‘The beginning of Reaseheath’- by W A Carr

Article written by W A Carr (pictured) in 1971

This is Jubilee Year for Reaseheath. Members may be interested to know what the place was like in 1921. Few can have any idea of farming conditions at that time and the difficulties we experienced in founding Reaseheath 50 years ago.  

South Cheshire was almost entirely under permanent grass and farming had been carried on with little change for generations. Cheshire was famous for cheese in the time of the Romans and cows and cheese still predominated on farms within fifteen miles of Reaseheath in 1921. There had been more change in the north of the county where arable crops and early potatoes were a feature. 

Reaseheath and Henhull Hall were purchased by the Cheshire County Council in 1919 for a Farm Institute. Men were to be taught agriculture at Reaseheath and women dairying at Henhull. It was considered inadvisable to have women at the same place as the men. The purchase of Henhull annoyed many farmers who considered that women should continue to be taught at Worleston Dairy Institute which had a high reputation for turning out good cheesemakers and even Reaseheath was regarded by many as a “white elephant”. 

There were however some enthusiastic farmers, landlords and estate agents who encouraged the Council to proceed to form the Institute for men at Reaseheath. A start was made to convert the Hall into a hostel and add a wing to house the Vice Principal who was expected to act as Warden. The stables and outbuildings were converted into lecture rooms and laboratories. Conversions had to be done with the minimum of outlay so that accommodation and amenities for students fell far short of present-day standards. Money was scarce in the years following the war. Corn and livestock continued to fall in value. Cheese was sold in Nantwich Market at 4 ½ d per lb., and our farm milk went into the dairy at 6d per gallon. You can understand therefore, why money was so tight and why we had to put up with second-hand material in hostels and labs. 

Alterations proceeded to plant and we were ready for students by October 1921. We had good staff, Mr W B Mercer was appointed County Organiser and Principal in 1919 and I came as his deputy in 1920. Mr R E Louch, Mr R G James and Miss M E Black had been employed by the Council for some time. Mr Louch was appointed Head of Poultry Department and Mr James Head of Horticultural Department and Miss Black became the first instructress of cheese-making. The Chairman of the Agricultural Education Committee, Alderman McCracken at one time Principal of the Royal College at Cirencester played an outstanding part in the establishment of Reaseheath. He even induced the Ministry to allow the appointment of a chemist and biologist. Lecturers in science were not normally allowed for on the staffs of Farm Institutes. I think that Mr Sant who later received a knighthood was the first chemist while Mr Crabtree took over biology. Miss Povah was appointed Matron and Mr T Curry Farm Manager.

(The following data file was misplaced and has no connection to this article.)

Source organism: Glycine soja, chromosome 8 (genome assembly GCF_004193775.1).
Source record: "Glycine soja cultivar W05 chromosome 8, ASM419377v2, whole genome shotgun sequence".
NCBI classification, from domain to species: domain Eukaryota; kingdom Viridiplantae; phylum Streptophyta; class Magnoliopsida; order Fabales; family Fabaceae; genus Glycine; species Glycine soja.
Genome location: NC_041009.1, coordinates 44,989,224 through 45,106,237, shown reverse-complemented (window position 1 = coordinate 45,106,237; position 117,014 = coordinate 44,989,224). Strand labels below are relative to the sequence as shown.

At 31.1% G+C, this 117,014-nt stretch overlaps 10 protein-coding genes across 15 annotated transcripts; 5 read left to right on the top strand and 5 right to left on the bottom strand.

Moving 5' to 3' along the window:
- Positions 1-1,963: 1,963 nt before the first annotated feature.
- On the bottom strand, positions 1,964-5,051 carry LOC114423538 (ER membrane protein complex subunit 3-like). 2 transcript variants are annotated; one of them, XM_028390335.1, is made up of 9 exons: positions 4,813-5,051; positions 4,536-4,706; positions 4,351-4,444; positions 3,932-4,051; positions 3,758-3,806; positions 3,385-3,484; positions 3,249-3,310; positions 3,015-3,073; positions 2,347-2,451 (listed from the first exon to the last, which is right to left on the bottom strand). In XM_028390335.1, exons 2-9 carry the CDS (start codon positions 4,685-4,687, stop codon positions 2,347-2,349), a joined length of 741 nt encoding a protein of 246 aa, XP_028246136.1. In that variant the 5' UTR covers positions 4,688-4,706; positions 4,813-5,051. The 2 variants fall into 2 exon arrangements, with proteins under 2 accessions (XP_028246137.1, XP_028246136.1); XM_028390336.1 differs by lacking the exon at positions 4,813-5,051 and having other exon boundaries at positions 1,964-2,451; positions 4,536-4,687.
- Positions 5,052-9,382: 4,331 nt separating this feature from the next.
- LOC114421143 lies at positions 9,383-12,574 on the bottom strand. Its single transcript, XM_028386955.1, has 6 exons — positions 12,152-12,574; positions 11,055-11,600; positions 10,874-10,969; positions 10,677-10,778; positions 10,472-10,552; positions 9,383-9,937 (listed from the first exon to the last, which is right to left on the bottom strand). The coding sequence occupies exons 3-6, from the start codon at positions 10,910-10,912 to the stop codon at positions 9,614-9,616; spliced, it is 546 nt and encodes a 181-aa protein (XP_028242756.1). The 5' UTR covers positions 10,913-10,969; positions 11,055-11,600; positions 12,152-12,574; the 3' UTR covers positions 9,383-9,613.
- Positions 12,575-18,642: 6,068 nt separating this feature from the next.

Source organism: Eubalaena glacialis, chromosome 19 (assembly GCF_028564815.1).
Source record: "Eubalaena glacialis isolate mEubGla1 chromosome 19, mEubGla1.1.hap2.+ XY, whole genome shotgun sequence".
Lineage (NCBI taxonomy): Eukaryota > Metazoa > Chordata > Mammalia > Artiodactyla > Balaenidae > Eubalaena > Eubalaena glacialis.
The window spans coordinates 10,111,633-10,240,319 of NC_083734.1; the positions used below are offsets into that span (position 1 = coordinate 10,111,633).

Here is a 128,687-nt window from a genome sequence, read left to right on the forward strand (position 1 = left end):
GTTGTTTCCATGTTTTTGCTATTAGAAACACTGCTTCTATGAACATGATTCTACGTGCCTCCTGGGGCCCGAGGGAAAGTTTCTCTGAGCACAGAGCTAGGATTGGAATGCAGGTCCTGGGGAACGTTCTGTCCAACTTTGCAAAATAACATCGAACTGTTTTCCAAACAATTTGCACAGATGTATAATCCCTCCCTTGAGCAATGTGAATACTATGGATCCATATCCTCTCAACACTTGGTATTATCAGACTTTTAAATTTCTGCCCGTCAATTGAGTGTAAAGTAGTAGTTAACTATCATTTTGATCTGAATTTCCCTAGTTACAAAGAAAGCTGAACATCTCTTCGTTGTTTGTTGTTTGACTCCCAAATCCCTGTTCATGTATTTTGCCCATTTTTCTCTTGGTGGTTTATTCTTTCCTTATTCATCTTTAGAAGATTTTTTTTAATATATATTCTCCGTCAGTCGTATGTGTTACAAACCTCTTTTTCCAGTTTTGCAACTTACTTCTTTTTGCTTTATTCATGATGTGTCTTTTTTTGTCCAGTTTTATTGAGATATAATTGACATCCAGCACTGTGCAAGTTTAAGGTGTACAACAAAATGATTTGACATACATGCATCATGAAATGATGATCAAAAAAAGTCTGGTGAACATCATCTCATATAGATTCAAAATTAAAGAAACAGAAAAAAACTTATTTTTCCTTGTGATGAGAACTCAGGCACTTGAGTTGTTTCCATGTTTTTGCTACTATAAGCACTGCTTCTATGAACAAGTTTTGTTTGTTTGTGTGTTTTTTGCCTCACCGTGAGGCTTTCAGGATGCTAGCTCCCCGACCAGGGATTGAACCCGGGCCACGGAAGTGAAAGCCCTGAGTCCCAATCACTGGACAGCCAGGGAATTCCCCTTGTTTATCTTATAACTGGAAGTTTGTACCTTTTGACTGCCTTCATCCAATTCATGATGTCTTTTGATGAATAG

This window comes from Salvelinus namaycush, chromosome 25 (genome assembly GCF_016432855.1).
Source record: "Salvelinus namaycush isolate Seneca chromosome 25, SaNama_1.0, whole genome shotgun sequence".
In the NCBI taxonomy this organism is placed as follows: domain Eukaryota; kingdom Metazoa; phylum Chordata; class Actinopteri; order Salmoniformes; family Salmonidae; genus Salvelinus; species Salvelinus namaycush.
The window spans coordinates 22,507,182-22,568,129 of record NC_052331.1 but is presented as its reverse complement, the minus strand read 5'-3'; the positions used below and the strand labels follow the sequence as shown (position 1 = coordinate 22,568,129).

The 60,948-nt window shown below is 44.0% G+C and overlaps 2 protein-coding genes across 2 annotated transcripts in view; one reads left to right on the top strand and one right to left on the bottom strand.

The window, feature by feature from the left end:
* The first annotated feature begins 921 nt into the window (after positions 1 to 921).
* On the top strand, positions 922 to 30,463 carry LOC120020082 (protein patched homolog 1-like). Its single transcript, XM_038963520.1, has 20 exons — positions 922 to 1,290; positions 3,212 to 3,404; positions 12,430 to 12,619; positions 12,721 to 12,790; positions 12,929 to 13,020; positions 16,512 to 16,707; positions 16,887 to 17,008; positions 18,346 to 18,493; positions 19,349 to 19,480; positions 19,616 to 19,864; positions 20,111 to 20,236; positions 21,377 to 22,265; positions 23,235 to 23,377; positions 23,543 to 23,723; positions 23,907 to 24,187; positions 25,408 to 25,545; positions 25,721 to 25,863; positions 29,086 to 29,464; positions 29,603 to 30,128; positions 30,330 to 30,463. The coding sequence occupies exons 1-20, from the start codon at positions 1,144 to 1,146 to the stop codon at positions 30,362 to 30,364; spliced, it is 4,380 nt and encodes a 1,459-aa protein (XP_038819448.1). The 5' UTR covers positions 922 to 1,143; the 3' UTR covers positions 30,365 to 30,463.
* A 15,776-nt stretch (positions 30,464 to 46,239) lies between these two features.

During 1921, Mr Mercer and I scoured the country in search of students. Farmers would not send their sons but there was a number of ex-servicemen about who enrolled, and we got a few lads from towns and villages in the county. If I remember rightly, we started with about twelve students in agriculture, five or six in poultry and a similar number in horticulture. They varied in age and intellect, but they were the best lot we had for some years; they disciplined themselves and were keen to work. 

I gave lectures on agriculture and demonstrations on practical work, often contrasting local methods with those to which I had been accustomed in Scotland. I remember that I got half a dozen sowing sheets from a sadler in Stonehaven so that I could teach sowing with both hands. The local custom was to use one hand from a heavy tin contraption. On similar farms at this time, it was still usual to sow both corn and fertilizer by hand. Demonstrations were held to show different methods of applying dung and we had competitions in carting and spreading. I remember teaching students to cut and lay popes in field drains and have since been blessed by students turned farmers for their knowledge of the art. 

At first, I was warden of the hostel but became so involved in outside work that I was relieved of this task. Students were easy to control in the hostel for a year or two but in time they got up to some pranks and if a younger brother followed his elder brother, he arrived knowing all the tricks and the fun began early in the new session. There was no difficulty with discipline even when the girls came to the new hostel. I recall during the first session that Miss Povah the Matron insisted on wearing a hospital matrons’ uniform. It must have pleased Mr Crabtree for they became engaged and emigrated to Canada. This was the first of the Reaseheath romances. Miss Wallis followed Miss Povah as Matron for many years, was renowned for her hospitality to visitors who included HRH the Prince of Wales and she guarded his unwashed teacup to the end.